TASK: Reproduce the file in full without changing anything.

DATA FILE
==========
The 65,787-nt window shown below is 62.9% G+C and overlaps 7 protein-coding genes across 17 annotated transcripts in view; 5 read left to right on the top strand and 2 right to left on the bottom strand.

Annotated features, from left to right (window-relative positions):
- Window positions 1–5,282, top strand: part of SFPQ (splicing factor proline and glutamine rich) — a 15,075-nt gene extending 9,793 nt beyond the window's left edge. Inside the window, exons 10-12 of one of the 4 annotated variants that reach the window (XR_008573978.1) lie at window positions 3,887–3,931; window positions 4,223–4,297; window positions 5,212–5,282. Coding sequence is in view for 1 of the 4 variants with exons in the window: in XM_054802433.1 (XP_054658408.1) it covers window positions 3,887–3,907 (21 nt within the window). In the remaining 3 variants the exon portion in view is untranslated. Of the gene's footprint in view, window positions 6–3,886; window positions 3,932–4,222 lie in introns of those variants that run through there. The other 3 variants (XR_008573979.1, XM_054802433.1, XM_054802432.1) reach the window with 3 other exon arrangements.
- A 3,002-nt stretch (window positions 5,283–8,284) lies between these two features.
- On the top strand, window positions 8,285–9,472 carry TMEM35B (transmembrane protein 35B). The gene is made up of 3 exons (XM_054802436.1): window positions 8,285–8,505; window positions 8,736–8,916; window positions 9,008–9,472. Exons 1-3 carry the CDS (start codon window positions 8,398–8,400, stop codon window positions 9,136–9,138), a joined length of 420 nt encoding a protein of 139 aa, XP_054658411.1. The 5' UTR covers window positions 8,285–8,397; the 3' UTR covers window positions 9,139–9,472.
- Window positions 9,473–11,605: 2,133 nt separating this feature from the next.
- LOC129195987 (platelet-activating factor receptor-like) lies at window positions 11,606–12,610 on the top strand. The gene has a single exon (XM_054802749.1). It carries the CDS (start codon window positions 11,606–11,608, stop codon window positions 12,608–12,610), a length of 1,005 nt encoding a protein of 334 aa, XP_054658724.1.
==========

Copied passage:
The 65,787-nt window shown below is 62.9% G+C and overlaps 7 protein-coding genes across 17 annotated transcripts in view; 5 read left to right on the top strand and 2 right to left on the bottom strand.

Annotated features, from left to right (window-relative positions):
- Window positions 1–5,282, top strand: part of SFPQ (splicing factor proline and glutamine rich) — a 15,075-nt gene extending 9,793 nt beyond the window's left edge. Inside the window, exons 10-12 of one of the 4 annotated variants that reach the window (XR_008573978.1) lie at window positions 3,887–3,931; window positions 4,223–4,297; window positions 5,212–5,282. Coding sequence is in view for 1 of the 4 variants with exons in the window: in XM_054802433.1 (XP_054658408.1) it covers window positions 3,887–3,907 (21 nt within the window). In the remaining 3 variants the exon portion in view is untranslated. Of the gene's footprint in view, window positions 6–3,886; window positions 3,932–4,222 lie in introns of those variants that run through there. The other 3 variants (XR_008573979.1, XM_054802433.1, XM_054802432.1) reach the window with 3 other exon arrangements.
- A 3,002-nt stretch (window positions 5,283–8,284) lies between these two features.
- On the top strand, window positions 8,285–9,472 carry TMEM35B (transmembrane protein 35B). The gene is made up of 3 exons (XM_054802436.1): window positions 8,285–8,505; window positions 8,736–8,916; window positions 9,008–9,472. Exons 1-3 carry the CDS (start codon window positions 8,398–8,400, stop codon window positions 9,136–9,138), a joined length of 420 nt encoding a protein of 139 aa, XP_054658411.1. The 5' UTR covers window positions 8,285–8,397; the 3' UTR covers window positions 9,139–9,472.
- Window positions 9,473–11,605: 2,133 nt separating this feature from the next.
- LOC129195987 (platelet-activating factor receptor-like) lies at window positions 11,606–12,610 on the top strand. The gene has a single exon (XM_054802749.1). It carries the CDS (start codon window positions 11,606–11,608, stop codon window positions 12,608–12,610), a length of 1,005 nt encoding a protein of 334 aa, XP_054658724.1.